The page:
Neuropsychology of behavioural control: from executive functioning to habits

In the course of a normal day, we constantly alternate between automatic, routine and habitual behaviors, interspersed with episodes of conscious cognitive control to adjust to changing situational demands (Evans, 2008, Graybiel, 2008).

Over the past few decades, neuroscience has advanced exponentially, and researchers now believe that this dynamic switching between habitual and control behavior is subtended by three different systems within the brain. The cerebral cortex would be specialized for unsupervised learning based on Hebbian plasticity. The basal ganglia would be specialized for reinforcement (reward- based) learning, guided by the reward signals from midbrain dopaminergic neurons. The cerebellum would be specialized for supervised (error- based) learning, guided by error signals from the inferior olive (Doya, 2000, Bostan & Strick, 2018). All three systems require coordinated interactions to generate and implement normal behavior.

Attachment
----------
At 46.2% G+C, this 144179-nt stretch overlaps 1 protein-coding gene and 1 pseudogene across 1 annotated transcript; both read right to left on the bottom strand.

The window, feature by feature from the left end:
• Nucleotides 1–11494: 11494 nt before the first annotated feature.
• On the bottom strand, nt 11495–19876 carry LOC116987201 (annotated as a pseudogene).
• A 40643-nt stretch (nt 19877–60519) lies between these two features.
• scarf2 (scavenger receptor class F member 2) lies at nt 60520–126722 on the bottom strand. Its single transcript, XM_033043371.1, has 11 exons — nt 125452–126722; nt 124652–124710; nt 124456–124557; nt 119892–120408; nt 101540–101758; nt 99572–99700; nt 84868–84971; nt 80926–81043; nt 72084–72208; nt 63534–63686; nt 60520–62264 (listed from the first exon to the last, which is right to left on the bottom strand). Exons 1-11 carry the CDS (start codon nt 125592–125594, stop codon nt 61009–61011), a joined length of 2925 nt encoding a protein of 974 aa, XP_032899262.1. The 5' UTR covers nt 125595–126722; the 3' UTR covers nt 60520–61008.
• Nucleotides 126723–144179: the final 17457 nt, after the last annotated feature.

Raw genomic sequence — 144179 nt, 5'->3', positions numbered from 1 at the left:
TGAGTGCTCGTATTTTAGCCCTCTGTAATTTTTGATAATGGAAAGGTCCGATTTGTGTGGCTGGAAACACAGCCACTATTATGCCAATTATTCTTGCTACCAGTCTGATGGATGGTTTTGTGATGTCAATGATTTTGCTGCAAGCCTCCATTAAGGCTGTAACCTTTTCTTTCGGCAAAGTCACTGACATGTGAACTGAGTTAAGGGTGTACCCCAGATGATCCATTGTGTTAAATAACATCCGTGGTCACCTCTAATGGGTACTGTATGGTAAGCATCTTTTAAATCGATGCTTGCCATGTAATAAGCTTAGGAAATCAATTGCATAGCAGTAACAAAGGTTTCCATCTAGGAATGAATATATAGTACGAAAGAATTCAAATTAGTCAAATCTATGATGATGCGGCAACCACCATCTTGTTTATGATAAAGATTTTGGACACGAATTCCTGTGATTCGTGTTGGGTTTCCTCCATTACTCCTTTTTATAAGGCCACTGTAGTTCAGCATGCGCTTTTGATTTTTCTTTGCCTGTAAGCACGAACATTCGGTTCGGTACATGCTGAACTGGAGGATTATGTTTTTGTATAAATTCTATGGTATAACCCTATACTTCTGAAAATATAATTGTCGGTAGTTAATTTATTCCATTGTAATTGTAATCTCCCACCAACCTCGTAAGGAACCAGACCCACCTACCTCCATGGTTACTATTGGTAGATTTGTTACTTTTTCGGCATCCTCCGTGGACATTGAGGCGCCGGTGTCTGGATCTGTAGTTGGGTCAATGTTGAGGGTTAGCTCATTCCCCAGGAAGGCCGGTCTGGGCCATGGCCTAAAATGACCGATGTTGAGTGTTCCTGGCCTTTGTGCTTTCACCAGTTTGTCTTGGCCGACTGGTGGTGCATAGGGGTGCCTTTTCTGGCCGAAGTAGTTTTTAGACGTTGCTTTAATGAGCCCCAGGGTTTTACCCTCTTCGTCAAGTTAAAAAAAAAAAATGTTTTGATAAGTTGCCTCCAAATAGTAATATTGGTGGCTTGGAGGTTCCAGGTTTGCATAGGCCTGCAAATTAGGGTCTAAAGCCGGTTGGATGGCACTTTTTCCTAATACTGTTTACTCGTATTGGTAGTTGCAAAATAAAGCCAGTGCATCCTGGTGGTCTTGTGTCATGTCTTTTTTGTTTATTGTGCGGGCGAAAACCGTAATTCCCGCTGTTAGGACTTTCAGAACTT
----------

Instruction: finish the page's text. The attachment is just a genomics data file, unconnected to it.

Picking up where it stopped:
The main question we ask in our lab is whether this vision is relevant to understanding, assessing and rehabilitating brain and cerebellar conditions. CENLabs’s projects all have two main strands: experimental, where we seek to improve knowledge about the brain‑behavior relationship focusing our interest on the psychological and neural mechanisms underlying habit formation and expression; and applied, where we endeavor to translate our ideas and discoveries into new guidelines and tests for practitioners working in the field of clinical neuropsychological evaluation and rehabilitation.


  • Cerebellar contribution to human emotion: insights from stroke and neuroimaging (Swiss National Foundation – 2019 to 2023 – Grant N°: 105314_182221)
  • Functional specialization and integration of the basal ganglia in human emotion (Swiss National Foundation – 2016 to 2019 – Grant N°: 105314_140622)


  • Yogatherapy in Addiction and Bipolar Disorder (with Isabelle Biseul, F. Vidal Hospital, Paris)
  • Personality, Cognition & Emotion in Multiple Sclerosis (with Patrice Lalive d’Epinay, HUG, Geneva)